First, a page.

I thought voting would be a lot cooler than it actually is. My excitement about exercising my right as an adult citizen died once I opened my vote-by-mail ballot envelope. Maybe it’s the fact that the ballot resembles a Scantron on steroids, but voting is very, very intimidating. Last week, I opened my booklet, stared at the choices, hyperventilated and did what college students do: procrastinated.
As I write this, my ballot is still shoved under piles of homework on my desk. I’ve marked a total of two choices for elected officials and haven’t even ventured to the endless list of propositions yet. It’s not that I don’t know my stance on most issues. My political opinions are firm, and had you asked me in conversation about my voting choices, I wouldn’t have hesitated. I should have been able to fill out my ballot in a matter of minutes, but instead, I’ve put it off like everything else I’d like to avoid in hopes that it’ll just cease to be a problem.
That didn’t work out too well for me. The big symbol of my civic duty as a participant in a democratic society still exists, making me feel pathetic with its vast expanse of blank circles.
Maybe that’s the problem. Although I know that an individual vote doesn’t matter much in the grand scheme of electoral colleges, I still care what I mark on that ballot. With the right to vote comes a certain responsibility, after all. We’ve all been taught that democracy doesn’t work unless its members participate. So if you do nothing else, this vote is your contribution, your input to your community.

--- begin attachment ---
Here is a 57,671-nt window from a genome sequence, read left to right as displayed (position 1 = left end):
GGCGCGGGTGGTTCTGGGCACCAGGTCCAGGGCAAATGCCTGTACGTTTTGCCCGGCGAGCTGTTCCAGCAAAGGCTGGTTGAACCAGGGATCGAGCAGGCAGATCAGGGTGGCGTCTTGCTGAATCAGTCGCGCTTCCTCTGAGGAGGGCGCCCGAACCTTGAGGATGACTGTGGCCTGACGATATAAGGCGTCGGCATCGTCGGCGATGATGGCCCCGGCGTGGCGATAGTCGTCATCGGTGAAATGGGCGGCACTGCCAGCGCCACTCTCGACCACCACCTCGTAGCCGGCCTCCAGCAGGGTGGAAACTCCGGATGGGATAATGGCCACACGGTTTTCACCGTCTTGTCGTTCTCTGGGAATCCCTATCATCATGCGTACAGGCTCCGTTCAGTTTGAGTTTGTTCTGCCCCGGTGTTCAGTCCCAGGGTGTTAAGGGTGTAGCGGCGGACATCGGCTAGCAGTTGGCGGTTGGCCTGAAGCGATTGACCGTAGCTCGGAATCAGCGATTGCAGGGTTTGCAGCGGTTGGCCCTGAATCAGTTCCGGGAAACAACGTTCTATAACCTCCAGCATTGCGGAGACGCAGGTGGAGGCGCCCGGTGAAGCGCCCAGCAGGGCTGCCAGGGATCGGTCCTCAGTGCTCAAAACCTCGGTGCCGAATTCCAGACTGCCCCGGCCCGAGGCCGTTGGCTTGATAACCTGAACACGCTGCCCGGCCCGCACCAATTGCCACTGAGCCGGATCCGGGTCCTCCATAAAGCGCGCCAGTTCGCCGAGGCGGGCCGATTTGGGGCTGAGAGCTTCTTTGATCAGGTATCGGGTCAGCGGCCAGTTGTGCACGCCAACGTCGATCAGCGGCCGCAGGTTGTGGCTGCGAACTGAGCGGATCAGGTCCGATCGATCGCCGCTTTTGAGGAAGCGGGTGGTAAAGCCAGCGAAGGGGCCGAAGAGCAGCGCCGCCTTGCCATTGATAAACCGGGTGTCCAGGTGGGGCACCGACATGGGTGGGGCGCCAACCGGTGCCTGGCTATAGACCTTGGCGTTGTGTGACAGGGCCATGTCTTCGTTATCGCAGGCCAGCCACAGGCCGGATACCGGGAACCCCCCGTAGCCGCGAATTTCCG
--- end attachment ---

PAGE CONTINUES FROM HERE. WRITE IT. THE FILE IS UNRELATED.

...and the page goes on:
Under the barrage of lackluster debates and negative ads, I’ve become desensitized to the political horse race, and with the stagnant, gridlocked state of today’s government, I’ve become disillusioned with vague, sweeping claims about change and improvement. So the anxiety that first-time voting gives me is accompanied by some relief. It means that despite my tired cynicism about politics, I still haven’t given up on the democratic system. I still think that even if my actual vote won’t make a difference, the act of casting a ballot has some significance. The fact that I can means a lot, so why shouldn’t I take it seriously?
Many of my peers are also voting for the first time this November. I’m sure most of my friends aren’t as neurotic as I am about it, but they aren’t totally brushing it off, either. It’s actually … sort of a big deal. Telling others that you voted is like wearing a badge of your passage into adulthood.
As much as it looks like one, a ballot isn’t an exam. There aren’t any right or wrong answers, and my vote alone won’t have drastic consequences. However, the fact that most people who vote take their civic responsibility seriously means that our democracy can function. Despite how you feel about our political system, taking some time to vote fulfills your obligation to your community. The only way you can fail this test is by not caring.